The allowance of amendments to conform to the proof rests in the sound discretion of the trial court. An abuse of discretion is not shown unless prejudice appears and unless new and entirely different issues are thus brought into the case. The greatest liberality is encouraged in this respect. See collection of cases 21 Cal.Jur. p. 209, § 143. It must be remembered that the purpose of pleadings is to fairly inform the parties of the nature of the cause of action or the defense. It is not to create traps to ensnare the unwary. Where a case is fully and fairly tried, where all relevant issues are fully developed, and where both sides have a full and fair opportunity to present all relevant evidence on the pertinent issues a cause will not be reversed simply because the pleadings fail to fully disclose all of the related issues. Grossetti v. Sweasey, 176 Cal. 793, 169 P. 687.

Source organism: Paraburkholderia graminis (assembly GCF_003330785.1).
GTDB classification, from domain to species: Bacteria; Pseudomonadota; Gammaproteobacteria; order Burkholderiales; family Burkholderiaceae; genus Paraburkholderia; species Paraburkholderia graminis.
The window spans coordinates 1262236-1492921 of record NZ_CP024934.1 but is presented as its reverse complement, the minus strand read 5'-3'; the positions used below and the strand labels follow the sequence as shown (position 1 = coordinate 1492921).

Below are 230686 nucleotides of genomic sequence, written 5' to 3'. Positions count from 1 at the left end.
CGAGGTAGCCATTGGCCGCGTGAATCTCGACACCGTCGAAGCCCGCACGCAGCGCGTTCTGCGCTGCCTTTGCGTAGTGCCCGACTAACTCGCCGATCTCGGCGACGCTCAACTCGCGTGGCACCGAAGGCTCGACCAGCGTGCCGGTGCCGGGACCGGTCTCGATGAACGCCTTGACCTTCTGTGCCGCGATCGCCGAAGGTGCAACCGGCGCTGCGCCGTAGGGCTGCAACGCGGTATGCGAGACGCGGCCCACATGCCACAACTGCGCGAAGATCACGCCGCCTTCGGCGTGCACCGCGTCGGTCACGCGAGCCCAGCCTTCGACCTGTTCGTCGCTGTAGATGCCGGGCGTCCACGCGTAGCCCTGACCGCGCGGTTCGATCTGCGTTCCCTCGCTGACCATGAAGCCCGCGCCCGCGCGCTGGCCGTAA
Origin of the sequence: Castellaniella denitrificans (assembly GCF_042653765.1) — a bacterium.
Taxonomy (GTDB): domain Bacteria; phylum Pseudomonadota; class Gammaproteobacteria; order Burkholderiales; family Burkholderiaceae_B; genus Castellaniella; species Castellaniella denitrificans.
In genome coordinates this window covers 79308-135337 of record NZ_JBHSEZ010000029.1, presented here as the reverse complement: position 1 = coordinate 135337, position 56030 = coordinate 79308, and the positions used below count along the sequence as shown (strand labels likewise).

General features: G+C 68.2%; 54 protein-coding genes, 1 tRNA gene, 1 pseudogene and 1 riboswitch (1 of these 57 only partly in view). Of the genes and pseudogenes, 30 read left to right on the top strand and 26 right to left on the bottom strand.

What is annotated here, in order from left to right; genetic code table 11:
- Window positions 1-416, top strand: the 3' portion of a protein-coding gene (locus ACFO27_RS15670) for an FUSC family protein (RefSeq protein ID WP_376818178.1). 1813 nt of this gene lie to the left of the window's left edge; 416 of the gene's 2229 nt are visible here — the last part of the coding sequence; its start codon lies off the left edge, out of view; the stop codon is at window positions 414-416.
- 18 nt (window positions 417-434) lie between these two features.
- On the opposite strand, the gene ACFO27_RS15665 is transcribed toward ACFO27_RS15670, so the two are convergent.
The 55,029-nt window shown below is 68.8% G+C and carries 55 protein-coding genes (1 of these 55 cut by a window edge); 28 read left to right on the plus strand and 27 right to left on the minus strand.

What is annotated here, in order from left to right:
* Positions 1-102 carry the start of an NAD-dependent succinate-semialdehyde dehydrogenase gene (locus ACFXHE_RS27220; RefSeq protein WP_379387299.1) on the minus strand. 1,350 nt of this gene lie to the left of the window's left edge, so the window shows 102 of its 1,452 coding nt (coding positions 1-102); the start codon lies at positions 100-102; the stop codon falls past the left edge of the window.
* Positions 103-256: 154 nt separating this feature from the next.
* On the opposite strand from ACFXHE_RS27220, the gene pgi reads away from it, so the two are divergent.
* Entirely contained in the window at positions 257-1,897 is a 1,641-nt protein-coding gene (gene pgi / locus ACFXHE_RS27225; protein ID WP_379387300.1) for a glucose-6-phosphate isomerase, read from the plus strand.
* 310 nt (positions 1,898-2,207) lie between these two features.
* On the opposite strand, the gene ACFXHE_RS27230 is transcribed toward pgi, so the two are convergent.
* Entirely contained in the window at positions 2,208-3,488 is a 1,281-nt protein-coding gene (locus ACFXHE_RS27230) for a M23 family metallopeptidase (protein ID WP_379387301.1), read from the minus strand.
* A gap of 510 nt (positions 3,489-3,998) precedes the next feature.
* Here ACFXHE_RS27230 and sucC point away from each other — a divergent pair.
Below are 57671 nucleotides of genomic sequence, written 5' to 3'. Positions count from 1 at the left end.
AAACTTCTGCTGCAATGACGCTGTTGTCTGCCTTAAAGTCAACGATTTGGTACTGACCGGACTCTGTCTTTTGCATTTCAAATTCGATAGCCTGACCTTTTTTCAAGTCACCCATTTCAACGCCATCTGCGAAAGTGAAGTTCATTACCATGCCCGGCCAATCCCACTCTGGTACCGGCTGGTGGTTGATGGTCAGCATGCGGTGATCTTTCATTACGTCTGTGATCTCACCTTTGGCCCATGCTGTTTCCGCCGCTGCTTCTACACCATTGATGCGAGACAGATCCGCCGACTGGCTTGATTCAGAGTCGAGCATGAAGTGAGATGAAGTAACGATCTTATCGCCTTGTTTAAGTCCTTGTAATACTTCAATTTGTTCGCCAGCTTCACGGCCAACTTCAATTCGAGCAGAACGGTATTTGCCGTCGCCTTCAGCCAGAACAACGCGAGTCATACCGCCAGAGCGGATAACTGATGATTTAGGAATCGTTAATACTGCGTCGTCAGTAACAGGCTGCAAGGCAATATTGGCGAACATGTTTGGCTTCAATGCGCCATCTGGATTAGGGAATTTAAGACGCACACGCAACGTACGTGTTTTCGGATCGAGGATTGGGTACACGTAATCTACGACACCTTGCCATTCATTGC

In the instant case defendant was in no way prejudiced by the amendment. It knew of the modification—in fact, it pleaded the 1943 contract in its answer. The 1943 contract was introduced into evidence early in the proceedings, and defendant was given a full and fair opportunity to refute all issues raised thereby. Defendant cross-examined plaintiff's witnesses at length on the 1943 contract. Defendant was in no way misled or prejudiced by the amendment. See Peters v. Binnard, 219 Cal. 141, 25 P.2d 834; Karlik v. Peters, 106 Cal.App. 126, 288 P. 863.